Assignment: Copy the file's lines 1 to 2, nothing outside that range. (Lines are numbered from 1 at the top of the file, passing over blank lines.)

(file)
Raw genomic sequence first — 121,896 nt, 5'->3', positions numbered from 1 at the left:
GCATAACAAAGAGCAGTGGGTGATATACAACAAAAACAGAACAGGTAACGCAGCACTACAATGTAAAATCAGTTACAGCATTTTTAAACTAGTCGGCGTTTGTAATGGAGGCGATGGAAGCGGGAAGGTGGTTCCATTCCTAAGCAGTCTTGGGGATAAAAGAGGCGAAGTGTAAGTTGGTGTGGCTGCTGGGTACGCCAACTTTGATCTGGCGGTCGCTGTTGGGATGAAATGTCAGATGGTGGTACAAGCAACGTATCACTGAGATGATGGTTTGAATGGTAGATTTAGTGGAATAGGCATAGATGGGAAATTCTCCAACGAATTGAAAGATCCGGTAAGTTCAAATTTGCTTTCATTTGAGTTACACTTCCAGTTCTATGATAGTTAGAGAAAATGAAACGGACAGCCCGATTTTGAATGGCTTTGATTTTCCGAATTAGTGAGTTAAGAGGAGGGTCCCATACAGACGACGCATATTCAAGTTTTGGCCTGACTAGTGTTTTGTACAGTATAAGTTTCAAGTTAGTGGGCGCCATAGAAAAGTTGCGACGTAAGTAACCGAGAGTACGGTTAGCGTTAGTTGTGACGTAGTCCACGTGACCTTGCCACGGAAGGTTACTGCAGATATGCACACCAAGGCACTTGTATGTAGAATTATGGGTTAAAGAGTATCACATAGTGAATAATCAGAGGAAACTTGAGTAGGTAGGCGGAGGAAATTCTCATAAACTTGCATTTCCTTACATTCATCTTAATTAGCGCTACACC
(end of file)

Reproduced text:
Raw genomic sequence first — 121,896 nt, 5'->3', positions numbered from 1 at the left:
GCATAACAAAGAGCAGTGGGTGATATACAACAAAAACAGAACAGGTAACGCAGCACTACAATGTAAAATCAGTTACAGCATTTTTAAACTAGTCGGCGTTTGTAATGGAGGCGATGGAAGCGGGAAGGTGGTTCCATTCCTAAGCAGTCTTGGGGATAAAAGAGGCGAAGTGTAAGTTGGTGTGGCTGCTGGGTACGCCAACTTTGATCTGGCGGTCGCTGTTGGGATGAAATGTCAGATGGTGGTACAAGCAACGTATCACTGAGATGATGGTTTGAATGGTAGATTTAGTGGAATAGGCATAGATGGGAAATTCTCCAACGAATTGAAAGATCCGGTAAGTTCAAATTTGCTTTCATTTGAGTTACACTTCCAGTTCTATGATAGTTAGAGAAAATGAAACGGACAGCCCGATTTTGAATGGCTTTGATTTTCCGAATTAGTGAGTTAAGAGGAGGGTCCCATACAGACGACGCATATTCAAGTTTTGGCCTGACTAGTGTTTTGTACAGTATAAGTTTCAAGTTAGTGGGCGCCATAGAAAAGTTGCGACGTAAGTAACCGAGAGTACGGTTAGCGTTAGTTGTGACGTAGTCCACGTGACCTTGCCACGGAAGGTTACTGCAGATATGCACACCAAGGCACTTGTATGTAGAATTATGGGTTAAAGAGTATCACATAGTGAATAATCAGAGGAAACTTGAGTAGGTAGGCGGAGGAAATTCTCATAAACTTGCATTTCCTTACATTCATCTTAATTAGCGCTACACC